• 2 Peter 3:15-16 reads:
So also our beloved Paul wrote to you according to the wisdom given him, speaking of this as he does in all his letters. There are some things in them hard to understand, which the ignorant and unstable twist to their own destruction, as they do the other scriptures.
Let us not be unstable, but rather, admit St. Peter was not establishing any sacred Table of Contents. St. Peter was the Pope. He was Catholic, so it is intellectually dishonest for a person to use St. Peter’s Letter as any sort of proof for the Catholic Church’s non-involvement with the canon’s formation. But your group does not acknowledge this historical fact, hopes its hearers are equally ignorant, and proceeds to interpret the passage to their own destruction. Your group twiststhe passage from what it reads to an interpretation that means, “All of St. Paul’s letters are inspired.” And since your already-established Bible contains letters written by St. Paul, your group convinces itself that a large portion of the New Testament is authenticated by the use of St. Peter’s Letter.Continue reading
When pressed on matters of Bible origins and the Protestant Church of Christ’s only purported available source of revelation (the “Bible only”), your group must avoid the history of the canon’s formation; your group’s self-perceived legitimacy would be at risk if the Catholic Church were shown to be intrinsically connected with the Bible’s development. Your group is a “Bible-only” group, and your group insists it is the nascent Church, so your group must (or should, rather) insist the nascent Church was a “Bible-only” Church. As such, your group does not approach the Bible as Christians normally approach it (within Liturgy); it approaches the Bible with the assumption that the “Bible only” is the only source of religious truth, and therefore, the Bible must in some way establish for itself that the Bible is the full, complete, unspoiled, and self-authenticating written word of God.Continue reading
Catholics admit that Jesus established an authoritative Church, that the Church wrote and compiled the New Testament writings, that she added them to the Old Testament, and then called the entire library of Sacred Scripture the Bible. Catholics admit that the word of God is not only present in the Sacred Scriptures, but is also present in that same Sacred Tradition—oral teachings and authoritative leadership—He established. The subject of this admittance is what is called the Christian Rule of Faith.Continue reading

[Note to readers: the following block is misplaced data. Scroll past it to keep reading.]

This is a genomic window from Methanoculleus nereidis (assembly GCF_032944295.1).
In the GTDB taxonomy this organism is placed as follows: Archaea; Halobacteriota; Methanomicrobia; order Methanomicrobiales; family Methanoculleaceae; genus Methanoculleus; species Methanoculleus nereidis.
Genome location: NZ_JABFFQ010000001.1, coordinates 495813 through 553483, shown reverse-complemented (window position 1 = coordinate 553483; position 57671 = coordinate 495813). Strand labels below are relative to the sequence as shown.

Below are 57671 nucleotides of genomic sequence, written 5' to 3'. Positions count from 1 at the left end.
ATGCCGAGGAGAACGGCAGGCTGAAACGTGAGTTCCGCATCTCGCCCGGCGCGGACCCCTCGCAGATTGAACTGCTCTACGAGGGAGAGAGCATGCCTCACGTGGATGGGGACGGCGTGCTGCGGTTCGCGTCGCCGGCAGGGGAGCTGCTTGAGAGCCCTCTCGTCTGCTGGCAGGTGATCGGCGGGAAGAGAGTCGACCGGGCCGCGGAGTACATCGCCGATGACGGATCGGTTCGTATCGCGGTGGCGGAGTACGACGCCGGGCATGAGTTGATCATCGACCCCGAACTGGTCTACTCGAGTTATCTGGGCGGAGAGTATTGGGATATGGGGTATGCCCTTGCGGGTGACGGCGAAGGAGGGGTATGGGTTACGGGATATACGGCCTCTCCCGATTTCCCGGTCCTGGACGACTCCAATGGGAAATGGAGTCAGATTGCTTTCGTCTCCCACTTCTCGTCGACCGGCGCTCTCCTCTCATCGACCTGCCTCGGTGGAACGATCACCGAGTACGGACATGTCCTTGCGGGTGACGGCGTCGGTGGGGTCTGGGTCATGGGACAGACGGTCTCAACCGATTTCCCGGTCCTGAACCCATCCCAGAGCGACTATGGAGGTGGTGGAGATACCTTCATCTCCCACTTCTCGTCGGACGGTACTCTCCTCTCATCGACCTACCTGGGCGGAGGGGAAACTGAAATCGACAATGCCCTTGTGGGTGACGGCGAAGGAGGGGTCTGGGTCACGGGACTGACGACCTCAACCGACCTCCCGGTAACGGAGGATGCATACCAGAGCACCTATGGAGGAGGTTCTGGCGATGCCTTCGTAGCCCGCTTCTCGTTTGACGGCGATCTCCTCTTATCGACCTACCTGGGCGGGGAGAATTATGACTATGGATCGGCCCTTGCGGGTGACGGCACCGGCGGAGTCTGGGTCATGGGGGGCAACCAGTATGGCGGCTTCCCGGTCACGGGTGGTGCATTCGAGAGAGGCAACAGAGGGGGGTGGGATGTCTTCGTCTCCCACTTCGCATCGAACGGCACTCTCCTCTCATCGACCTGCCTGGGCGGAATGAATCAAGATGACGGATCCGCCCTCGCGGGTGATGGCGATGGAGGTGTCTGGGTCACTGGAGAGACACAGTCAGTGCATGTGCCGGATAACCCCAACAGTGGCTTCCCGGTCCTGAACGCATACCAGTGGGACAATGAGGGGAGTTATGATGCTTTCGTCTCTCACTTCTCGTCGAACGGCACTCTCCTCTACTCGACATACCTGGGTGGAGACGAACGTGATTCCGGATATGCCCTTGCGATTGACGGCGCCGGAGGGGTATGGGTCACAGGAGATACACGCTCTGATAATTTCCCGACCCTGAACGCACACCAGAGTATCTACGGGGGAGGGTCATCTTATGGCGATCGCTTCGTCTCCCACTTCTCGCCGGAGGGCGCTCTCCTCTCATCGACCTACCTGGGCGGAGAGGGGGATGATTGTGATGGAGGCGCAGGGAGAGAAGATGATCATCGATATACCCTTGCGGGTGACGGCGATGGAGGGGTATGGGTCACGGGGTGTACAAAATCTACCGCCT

The Protestant Church of Christ holds in its collective mind a conviction that the Catholic Church either intentionally violates Scripture or is oblivious to it. She does not and is not. Any Catholic dogmatic—not individualistic—violation your group perceives is rooted in its own poor understanding of the Scriptures and Christianity. So, as you read this chapter, please continue to ask yourself the kind of question I have raised several times throughout this book: Why do you believe your interpretation of the Bible is more credible than the Catholic Church’s interpretation of the Bible?Continue reading
Is the Church not the household of God (1 Timothy 3:15)—the house Christ built? Is Christ not more powerful than Satan (cf. 1 John 4:4)? No one can enter a strong man’s house and plunder his goods (Mark 3:27), but Satan plundered your theoretical strong man’s house! The Catholic Church’s Strong Man guards His household. It is true that Satan can conquer individual Christians who choose to indulge in mortal sin, and who apostasize themselves from His household (cf. Romans 11:22, Galatians 5:4, 1 John 5:16-17); but Jesus promised the visible, identifiable, and authoritative Church He would not leave her as an orphan (cf. John 16:16-18), but would be with her until the end of the world (Matthew 20:28 King James Version).Continue reading